`` Undoubtedly, the greatest strength of Obsidian is the extensive number of plugins available that extend the app’s functionality. The community of developers creating and actively maintaining plugins is huge, and with new plugins being released every week, there’s always something new to try. By far, the plugins that I use most are those that remove the friction of setting my writing environment up the way I want it, formatting my documents, organizing my notes, and dealing with form documents. I’ve got a lot of plugins installed and have tried even more, but today, I want to share several that have withstood months of experimentation and remain the ones that I use most frequently.
It probably comes as no surprise that two of the shortcuts I use most often were commissioned by Federico for the MacStories team. Markdown Insert Plugin works the way I expect Markdown links to work in a text editor. I highlight a word or phrase, type the ⌘K hotkey I’ve assigned to the plugin, and the URL on my clipboard is linked to the highlighted text. A Markdown-formatted link is created with placeholder text between the square brackets if no text is selected. This is similar to how Markdown linking works in iA Writer, one of my favorite text editors that I still use frequently, making it easy to move between the two apps. Markdown Insert Plugin is a Club-only plugin that you can download from your Club Downloads page. Obsidian Shortcuts Launcher is available publicly as an Obsidian community plugin. The plugin allows shortcuts you’ve created to be invoked from inside Obsidian and can pass data to the shortcut. It’s this last part that’s so powerful. Selected text, a paragraph, a link, and a document, its title, link, or path, plus multiple of these items can be passed from Obsidian to any shortcut you’ve created, greatly expanding how you can process your notes.
Obsidian windows can be split into multiple panes, allowing you to work on multiple documents at once. Workspaces is a built-in core plugin that allows you to save sets of panes, so they can be recreated later. It’s an excellent feature for sets of documents you work on together regularly or when you get interrupted by other work and want to save a workspace as a sort of bookmark to pick up where you left off later. Workspaces Plus takes the idea of Obsidian’s built-in feature further. The plugin adds an icon and the name of your current workspace to Obsidian’s status bar along the bottom edge of the app’s window. Click on it, and a list of your current workspaces is revealed, allowing you to pick one, rename it, or delete it. You can also type a new name into the provided field and save your current configuration with Shift+Return. Workspaces Plus allows you to set hotkeys for workspaces, too, which I’ve done for the ones I use most often. Most of my time with Workspace Plus is spent interacting with the plugin’s status bar button. However, the plugin goes further with a feature that is currently in beta called Workspace Modes. I haven’t spent a lot of time with the feature yet, but in addition to saving sets of documents for quick access, it saves associated settings. What that allows is for documents to be opened in the same view mode every time, using the same appearance theme every time, and more, which is a much greater level of customization than you get with Workspaces alone.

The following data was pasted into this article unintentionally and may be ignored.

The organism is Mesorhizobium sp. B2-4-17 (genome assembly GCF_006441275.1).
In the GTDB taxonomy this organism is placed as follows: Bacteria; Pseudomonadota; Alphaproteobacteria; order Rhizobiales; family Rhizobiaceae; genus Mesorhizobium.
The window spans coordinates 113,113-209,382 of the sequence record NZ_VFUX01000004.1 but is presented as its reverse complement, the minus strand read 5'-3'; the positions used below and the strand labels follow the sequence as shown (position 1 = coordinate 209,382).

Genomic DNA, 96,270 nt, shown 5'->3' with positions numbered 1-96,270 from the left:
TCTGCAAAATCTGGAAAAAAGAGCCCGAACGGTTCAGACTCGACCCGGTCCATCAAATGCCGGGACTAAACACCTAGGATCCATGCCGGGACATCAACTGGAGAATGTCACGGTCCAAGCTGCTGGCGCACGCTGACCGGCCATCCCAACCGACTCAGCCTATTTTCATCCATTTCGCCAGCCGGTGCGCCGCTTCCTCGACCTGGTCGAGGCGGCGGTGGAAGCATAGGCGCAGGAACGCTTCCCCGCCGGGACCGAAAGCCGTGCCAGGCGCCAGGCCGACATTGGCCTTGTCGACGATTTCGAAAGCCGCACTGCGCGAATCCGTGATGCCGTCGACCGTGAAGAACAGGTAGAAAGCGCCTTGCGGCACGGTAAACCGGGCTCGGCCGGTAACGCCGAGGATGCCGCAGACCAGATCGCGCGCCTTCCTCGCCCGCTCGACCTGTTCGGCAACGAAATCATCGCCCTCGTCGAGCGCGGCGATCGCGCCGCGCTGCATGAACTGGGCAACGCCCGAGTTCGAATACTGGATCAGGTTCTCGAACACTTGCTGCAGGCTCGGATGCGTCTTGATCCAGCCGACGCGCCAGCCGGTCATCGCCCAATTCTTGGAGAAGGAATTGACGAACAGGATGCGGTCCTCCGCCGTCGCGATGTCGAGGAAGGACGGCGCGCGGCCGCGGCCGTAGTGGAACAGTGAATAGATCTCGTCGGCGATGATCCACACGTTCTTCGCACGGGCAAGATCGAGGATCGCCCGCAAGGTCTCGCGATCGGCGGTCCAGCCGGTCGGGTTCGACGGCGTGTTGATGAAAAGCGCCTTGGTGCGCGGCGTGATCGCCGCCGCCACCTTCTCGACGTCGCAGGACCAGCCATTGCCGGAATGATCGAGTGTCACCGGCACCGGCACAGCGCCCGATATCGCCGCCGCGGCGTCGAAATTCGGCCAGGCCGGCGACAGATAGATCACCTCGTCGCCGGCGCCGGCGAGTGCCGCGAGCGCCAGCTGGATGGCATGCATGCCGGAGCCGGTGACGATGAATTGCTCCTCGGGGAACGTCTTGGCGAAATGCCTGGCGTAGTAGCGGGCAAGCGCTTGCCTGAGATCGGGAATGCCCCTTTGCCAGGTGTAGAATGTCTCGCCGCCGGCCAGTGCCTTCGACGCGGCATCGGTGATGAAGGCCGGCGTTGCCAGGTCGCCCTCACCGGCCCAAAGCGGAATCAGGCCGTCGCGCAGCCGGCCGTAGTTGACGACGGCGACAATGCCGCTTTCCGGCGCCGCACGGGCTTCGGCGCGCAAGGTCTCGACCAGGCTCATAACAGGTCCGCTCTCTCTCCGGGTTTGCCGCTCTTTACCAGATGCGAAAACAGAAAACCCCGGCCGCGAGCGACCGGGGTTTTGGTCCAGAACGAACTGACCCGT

One of the recent additions to my set of Obsidian plugins is Auto Note Mover. I generate a lot of notes every week, and I was frustrated by Obsidian’s folder navigation and tools for moving documents from one location to another. As a result, I often found myself with a long list of unorganized notes at the end of the week. Auto Note Mover monitors your notes and takes care of moving them into folders automatically based on a couple of different kinds of rules you can establish. The easiest rule to set up is based on tags. Add a tag, tell Auto Note Mover which folder notes with that tag should be filed under using the plugin’s settings, and every note you create with that tag will be moved into that folder. You can also create rules based on regular expressions that analyze the file’s title. I’ve set up several rules based on tags, and ever since, my list of orphaned notes has been much shorter and easier to manage. -"My Favorite Obsidian Plugins for Automating the Management of Notes"